On the banks of Río Chubuton provincial route No. 12, stands a rural village inhabited by 44 personas, 18 little houses, a school attended by six students, a primary care center and a police station. From there, on the hills of Cerro Cóndor, Valeria Currumil pushes his dream of being a footballer.
“I was born and raised here. I left twice: once to do secondary school and the other to study for my degree. But I came back because I love my community. I can’t imagine anywhere else,” he tells TN is nurse 40 years old at the beginning of a talk that will be interrupted several times. “Here we depend on a generator and there is discontinuity of electricity. I only have a WiFi signal and it’s not very good”, she apologizes and, at the same time, paints a portrait of this little corner of the Patagonian steppe, her place in the world.
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Valeria plays left back in Atlas of Trelew, which competes in the Valley League. He travels 500 kilometers for his club’s home games, and the distances can be extended to 800 kilometers in away games. Sometimes he walks them round trip on the same day.
“I take my franks in the primary care center to travel and play. I work with a colleague and she usually changes some guards for me so that I can join the team”, she details.
Life and football in a rural village: “Here I played alone or with older men”
The long journeys on gravel roads are part of Valeria’s daily life. “It is an obstacle. but with time you will get used to it, summarizes. His son, Ezequías, is 13 years old and is also far away: he attends high school at an agrotechnical school and lives in a student residence in Trevelin.
“I also travel to see it. I miss him a lot and I would like to have him here with me, but I am not going to prevent him from forming and fulfilling his dream, because no one stopped me”dice.
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When she was 11 years old, Valeria moved to Esquel alone to be able to go to high school. She lived with 33 classmates in a shelter and there, she says, she fell in love with soccer forever. “On weekends they let us play and for me it was incredible. Imagine that, here in Cerro Cóndor, I played alone or with older men”describe.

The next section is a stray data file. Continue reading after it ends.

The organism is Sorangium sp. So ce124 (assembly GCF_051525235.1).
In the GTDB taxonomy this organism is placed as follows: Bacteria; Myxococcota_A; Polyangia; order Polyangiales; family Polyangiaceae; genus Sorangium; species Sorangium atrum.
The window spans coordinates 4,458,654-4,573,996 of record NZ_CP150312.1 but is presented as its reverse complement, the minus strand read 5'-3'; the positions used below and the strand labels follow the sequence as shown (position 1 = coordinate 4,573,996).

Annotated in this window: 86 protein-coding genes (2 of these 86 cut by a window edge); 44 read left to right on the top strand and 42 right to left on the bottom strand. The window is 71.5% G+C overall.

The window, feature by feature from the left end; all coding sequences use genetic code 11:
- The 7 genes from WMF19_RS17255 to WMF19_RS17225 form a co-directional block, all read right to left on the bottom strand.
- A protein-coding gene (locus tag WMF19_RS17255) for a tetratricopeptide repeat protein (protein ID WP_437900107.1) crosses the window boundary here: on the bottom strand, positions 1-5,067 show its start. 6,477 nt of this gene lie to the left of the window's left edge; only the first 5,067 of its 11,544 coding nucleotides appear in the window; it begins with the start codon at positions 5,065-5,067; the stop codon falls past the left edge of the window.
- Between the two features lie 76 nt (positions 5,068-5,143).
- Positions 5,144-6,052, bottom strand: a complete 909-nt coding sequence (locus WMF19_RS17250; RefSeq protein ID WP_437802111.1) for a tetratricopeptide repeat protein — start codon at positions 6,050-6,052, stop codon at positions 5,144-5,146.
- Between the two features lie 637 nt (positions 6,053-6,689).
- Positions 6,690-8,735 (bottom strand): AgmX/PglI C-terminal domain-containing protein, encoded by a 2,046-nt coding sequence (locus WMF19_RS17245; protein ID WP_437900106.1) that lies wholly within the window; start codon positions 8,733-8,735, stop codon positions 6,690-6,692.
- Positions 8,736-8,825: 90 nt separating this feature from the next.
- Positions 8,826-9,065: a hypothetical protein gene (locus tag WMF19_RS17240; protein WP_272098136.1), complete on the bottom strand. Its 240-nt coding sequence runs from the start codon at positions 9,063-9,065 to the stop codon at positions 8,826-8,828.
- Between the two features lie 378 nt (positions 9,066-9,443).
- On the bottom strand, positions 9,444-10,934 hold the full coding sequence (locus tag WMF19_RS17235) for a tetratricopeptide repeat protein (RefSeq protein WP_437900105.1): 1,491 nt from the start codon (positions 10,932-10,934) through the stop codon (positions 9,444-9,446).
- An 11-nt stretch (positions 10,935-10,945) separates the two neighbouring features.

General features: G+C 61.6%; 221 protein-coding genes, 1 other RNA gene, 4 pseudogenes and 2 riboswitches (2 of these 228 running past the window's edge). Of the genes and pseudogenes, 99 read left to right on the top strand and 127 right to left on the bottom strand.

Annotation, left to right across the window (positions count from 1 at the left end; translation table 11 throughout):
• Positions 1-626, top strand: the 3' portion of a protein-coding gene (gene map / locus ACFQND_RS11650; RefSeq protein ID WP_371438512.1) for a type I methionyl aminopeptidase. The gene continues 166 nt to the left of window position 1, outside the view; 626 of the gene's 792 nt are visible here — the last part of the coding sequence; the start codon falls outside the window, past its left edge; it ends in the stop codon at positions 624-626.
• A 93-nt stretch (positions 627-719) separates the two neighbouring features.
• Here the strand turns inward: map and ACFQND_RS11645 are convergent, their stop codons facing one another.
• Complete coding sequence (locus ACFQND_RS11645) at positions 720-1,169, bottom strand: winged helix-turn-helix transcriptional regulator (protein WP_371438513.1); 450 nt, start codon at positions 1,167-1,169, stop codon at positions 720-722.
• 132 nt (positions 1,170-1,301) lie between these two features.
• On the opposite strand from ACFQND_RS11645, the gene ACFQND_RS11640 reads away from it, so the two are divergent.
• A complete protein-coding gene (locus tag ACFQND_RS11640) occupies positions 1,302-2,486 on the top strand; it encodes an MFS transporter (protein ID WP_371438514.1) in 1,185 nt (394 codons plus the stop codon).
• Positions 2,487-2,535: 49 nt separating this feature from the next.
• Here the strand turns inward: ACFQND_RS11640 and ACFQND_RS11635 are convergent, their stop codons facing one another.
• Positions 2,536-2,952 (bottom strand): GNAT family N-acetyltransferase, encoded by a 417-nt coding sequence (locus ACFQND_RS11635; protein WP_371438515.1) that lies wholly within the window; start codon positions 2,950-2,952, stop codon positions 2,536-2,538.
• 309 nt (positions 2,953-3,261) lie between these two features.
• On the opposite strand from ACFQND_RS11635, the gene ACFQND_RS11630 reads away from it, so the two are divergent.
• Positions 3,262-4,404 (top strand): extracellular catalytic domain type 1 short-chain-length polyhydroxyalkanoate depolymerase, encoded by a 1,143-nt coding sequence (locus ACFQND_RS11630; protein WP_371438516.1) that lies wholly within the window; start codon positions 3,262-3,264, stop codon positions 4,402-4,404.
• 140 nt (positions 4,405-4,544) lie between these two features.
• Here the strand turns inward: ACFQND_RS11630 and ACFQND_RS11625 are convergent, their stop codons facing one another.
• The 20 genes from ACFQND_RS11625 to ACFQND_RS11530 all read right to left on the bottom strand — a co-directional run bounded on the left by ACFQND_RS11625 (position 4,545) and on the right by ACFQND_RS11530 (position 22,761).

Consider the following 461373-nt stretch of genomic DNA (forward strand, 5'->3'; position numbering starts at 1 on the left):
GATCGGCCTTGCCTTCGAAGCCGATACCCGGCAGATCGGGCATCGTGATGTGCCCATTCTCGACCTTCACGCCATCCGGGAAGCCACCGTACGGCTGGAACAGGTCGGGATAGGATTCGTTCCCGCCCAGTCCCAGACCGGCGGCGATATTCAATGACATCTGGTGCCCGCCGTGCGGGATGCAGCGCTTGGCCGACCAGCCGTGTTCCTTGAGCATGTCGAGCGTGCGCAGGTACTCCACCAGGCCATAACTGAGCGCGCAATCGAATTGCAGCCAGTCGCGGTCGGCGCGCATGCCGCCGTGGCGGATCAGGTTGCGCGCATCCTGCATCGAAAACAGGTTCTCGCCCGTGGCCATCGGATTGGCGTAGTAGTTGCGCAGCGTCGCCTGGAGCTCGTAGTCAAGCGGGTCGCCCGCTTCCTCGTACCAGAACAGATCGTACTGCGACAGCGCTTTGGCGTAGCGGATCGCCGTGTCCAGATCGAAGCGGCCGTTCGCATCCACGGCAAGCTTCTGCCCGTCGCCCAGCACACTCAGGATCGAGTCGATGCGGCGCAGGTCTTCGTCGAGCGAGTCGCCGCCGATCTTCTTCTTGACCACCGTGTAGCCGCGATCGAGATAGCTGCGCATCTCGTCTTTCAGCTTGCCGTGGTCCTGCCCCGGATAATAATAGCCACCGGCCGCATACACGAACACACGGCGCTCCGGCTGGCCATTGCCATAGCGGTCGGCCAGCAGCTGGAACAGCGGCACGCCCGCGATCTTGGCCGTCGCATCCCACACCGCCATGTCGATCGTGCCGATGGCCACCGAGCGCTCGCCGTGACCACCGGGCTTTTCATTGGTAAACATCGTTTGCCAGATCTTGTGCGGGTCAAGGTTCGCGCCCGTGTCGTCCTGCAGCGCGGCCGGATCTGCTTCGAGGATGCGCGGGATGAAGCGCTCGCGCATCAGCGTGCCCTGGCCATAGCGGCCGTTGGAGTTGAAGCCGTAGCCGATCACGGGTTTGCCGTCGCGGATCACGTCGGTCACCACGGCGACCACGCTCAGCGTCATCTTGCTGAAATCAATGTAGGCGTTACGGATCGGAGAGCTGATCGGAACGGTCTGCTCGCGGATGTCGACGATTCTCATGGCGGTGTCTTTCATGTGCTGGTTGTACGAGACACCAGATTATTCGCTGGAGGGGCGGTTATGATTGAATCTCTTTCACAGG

At that time, Valeria also learned about sacrifices, distances and reunions. “At first I was afraid. She was a girl and at that time I had no way of communicating with my mother, who was also my only financial support”, she recalls. And he continues: “She worked as a cook at School No. 31, the only one in Cerro Cóndor, and she couldn’t help me much either.”
Soccer player and nurse, two dreams marked by the same obstacles
In 2001, Valeria left for Commodore Rivadavia to start the Nursing career. After one year of study, he had to interrupt his studies: due to the crisis he could not continue paying for them and returned to Cerro Cóndor.
He did not lower his arms. Four years later she began to work as a health agent in the village, then she did a Technician in Community Health and later studied Nursing in Bariloche and El Bolson. in february this year received a bachelor’s degree and to the fulfilled objective he added a special satisfaction: on his way to his professional course, Valeria had overcome the same distances and the same obstacles as in her dream of being a soccer player.
“Today I have a job that allows me to train and play. Football involves expenses: have adequate clothing, adequate footwear and not to mention travel”, precise. And she continues: “At the club we don’t have our own mobility and we would love to have that. It’s hard, because each player must arrange the trips on her own. And if I can’t travel, neither can some of my colleagues. the ones I have in the car.”
60 kilometers from the village, between Trelew and Esquel, the town of Indian Pass It was shaping Valeria’s illusion: in 2016, she was called up to play for the town club. She there she began to perfect the training and met the preseason.
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Last year, Atlas was admitted to the women’s tournament of the Liga del Valle and the club summoned soccer players from Deportivo Paso de Indios. Valeria met again with the coach -Patricio Ñanculeo- who had taken her to the town club, and the Journal Day, from Trelew, revealed his story: “In the first tournament we reached the semifinals. Now we are playing the Gold Cup and we are well positioned, with chances to fight for the championship”.
Patricia, fan of Boca and admirer of Carlos TevezHe says he is living a dream. And every day, with the assistance of Eduardo -her husband of hers- she happily runs through the hills of Cerro Cóndor to comply with the training that her participation as a federated soccer player demands. “I even made my own weights with cans of paint and cement”, she says proudly, and she dreams again.